Bookmark

Save Me

Please sign in to view your Saves

Helen Reeley’s best places to hug trees in Herts

Hello March. This morning the sky was ribboned with rhubarb pink and my garden was spangled with frost. What better time to warm up for spring by getting out to embrace the wonders of our county. Helen Reeley, garden designer and lover of all things arboreal, has kindly shared some things to look out for, together with top tips about the best places to see them. Over to you, Helen!

Early spring and winter trees can be enjoyed for their natural form and bark once the leaves have dropped. But it’s is all about the bark isn’t it? Get close, reach out and touch the silky smooth surface of Prunus serrula (Tibetan cherry) and be amazed by the colour. Is it red? Raisin? Or maybe boysenberry? It could be any of these shades depending on the light but this one is definitely worth a stroke. 

Prunus serrula                                                                                                                                                   Photo: Helen Reeley

The white bark of Betula utilis var. Jacquemontii (silver birch) looks rather ghostly in low light. It has graceful drooping branches and warm yellow leaves in the autumn but the delicate peeling white bark makes this tree a March winner. 

Silver birch                                                                                                                                                       Photo: Helen Reeley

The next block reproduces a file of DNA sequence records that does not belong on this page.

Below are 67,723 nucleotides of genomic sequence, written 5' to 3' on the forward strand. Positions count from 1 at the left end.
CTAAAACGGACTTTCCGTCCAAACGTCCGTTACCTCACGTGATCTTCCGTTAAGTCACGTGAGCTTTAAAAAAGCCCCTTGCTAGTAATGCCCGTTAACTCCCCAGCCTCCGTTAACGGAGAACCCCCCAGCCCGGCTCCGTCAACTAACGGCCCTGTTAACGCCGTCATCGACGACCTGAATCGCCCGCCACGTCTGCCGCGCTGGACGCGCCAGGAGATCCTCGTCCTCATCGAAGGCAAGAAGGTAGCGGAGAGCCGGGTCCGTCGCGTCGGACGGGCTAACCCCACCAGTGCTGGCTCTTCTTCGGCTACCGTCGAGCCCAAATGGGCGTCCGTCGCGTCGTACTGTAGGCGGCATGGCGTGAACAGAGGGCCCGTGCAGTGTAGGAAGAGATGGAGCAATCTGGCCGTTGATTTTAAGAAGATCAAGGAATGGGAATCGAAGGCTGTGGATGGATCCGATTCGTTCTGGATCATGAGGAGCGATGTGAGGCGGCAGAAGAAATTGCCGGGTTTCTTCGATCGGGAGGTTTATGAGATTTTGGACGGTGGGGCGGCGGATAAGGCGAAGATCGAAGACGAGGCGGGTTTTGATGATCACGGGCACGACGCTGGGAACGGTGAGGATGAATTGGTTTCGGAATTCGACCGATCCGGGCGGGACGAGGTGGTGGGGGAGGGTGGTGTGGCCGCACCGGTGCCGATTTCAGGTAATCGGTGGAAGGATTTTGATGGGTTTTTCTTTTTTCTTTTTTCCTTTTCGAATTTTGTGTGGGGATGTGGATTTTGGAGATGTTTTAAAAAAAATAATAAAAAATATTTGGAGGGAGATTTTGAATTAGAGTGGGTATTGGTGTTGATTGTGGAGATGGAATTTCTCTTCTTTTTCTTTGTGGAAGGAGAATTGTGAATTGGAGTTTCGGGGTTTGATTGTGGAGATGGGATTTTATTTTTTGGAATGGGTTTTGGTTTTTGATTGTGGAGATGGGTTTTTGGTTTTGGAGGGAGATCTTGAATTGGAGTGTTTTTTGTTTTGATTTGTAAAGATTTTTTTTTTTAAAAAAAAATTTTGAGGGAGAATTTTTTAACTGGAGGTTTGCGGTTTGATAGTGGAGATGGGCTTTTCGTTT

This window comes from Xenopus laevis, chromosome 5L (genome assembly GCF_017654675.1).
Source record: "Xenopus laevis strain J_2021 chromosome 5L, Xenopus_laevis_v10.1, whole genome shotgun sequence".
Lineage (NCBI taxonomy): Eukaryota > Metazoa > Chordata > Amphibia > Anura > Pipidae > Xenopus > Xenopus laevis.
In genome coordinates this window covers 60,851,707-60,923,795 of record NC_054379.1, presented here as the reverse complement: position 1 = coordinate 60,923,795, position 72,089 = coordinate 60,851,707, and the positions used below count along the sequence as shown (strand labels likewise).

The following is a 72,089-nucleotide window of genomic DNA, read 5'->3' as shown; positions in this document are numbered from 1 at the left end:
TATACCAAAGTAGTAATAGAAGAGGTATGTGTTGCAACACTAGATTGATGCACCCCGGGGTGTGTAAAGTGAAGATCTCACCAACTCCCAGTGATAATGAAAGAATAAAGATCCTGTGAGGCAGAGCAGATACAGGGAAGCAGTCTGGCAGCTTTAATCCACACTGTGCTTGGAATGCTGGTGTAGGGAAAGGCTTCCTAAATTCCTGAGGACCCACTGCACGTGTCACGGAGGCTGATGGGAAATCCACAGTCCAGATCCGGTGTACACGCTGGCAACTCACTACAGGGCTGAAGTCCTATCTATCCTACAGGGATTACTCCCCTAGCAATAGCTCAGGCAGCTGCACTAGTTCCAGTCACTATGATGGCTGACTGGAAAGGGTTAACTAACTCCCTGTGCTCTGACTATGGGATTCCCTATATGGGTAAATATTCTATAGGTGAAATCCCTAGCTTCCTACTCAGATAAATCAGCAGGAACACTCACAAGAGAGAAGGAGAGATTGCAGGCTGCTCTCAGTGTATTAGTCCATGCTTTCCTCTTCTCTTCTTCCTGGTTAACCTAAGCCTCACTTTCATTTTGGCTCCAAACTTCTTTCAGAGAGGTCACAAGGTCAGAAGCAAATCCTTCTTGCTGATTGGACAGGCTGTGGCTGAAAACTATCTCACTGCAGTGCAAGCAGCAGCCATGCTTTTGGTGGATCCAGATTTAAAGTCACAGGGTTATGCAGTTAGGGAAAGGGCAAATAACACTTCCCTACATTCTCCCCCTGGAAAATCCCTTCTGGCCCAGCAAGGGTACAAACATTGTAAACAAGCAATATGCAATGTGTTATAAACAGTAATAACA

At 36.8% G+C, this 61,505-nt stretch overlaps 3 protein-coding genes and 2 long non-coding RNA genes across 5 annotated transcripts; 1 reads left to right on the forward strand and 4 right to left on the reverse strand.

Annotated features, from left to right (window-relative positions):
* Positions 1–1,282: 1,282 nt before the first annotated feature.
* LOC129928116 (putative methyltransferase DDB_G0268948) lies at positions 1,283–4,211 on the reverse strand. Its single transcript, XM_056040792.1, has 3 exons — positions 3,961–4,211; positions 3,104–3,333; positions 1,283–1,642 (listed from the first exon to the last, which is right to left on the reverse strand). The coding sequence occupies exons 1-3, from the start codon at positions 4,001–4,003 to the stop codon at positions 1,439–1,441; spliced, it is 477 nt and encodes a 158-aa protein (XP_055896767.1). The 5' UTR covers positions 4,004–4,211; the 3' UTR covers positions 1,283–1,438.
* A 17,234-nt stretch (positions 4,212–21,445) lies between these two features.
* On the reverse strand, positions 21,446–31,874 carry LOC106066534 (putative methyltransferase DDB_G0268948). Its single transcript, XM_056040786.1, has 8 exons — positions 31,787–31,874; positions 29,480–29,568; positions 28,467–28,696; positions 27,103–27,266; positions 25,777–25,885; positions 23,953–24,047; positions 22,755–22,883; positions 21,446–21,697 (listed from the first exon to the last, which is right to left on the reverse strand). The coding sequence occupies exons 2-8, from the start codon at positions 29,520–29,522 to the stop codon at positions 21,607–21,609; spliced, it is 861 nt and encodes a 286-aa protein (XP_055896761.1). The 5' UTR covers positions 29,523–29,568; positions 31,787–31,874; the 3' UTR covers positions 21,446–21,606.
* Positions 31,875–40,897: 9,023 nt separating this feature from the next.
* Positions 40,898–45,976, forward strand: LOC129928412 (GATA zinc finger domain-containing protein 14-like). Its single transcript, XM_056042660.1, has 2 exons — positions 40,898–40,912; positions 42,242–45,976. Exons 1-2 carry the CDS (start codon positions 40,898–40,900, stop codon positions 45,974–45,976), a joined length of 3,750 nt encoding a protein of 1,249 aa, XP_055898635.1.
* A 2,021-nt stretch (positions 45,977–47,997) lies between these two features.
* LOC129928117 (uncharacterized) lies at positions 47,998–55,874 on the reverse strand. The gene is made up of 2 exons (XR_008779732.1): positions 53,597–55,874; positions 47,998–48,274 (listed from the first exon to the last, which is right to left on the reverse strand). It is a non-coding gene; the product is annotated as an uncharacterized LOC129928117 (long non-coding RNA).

The winter flowering Hamamelis (witch hazel) isn’t exactly a tree but it’s a very large shrub and needs the space of a small tree to be appreciated. Its spicy scented spidery flowers remind us that spring really is on its way.

Witch hazel                                                                                                                                                         Photo: Helen Reeley

Here are some of my favourite places for walking, and tree hugging:

 Heartwood, St Albans

This is a newly planted forest in Sandridge, near St Albans. Get there soon and then visit regularly, or just once a year, to see how this new forest develops.

Heartwood 

The Beale Arboretum, West Lodge Park

 

This is in the grounds of a hotel in Hadley Wood but it is open every afternoon to members of the public. You can also book for afternoon tea.

West Lodge Park

Ashridge Estate, Berkhamsted

Golden valley, Ashridge Estate

Look out for the ancient tree guided walks. Free public access.

Ashridge 

 Brocket Hall, Welwyn

Brocket Hall Estate

Public footpaths through the Estate – but why not stop for tea?

Brocket Hall

Tring Park 

Tring Park

Tring Park

tagged in

Days outOutdoors

Tell us what you think

Your email address will not be published.

* Required
* Required

Little Black Book

The Little Black Book

Our A-Z of the grooviest local businesses to help make your life easier

View the businesses
Home icon Back home

The Urban Guide to the Countryside - Hertfordshire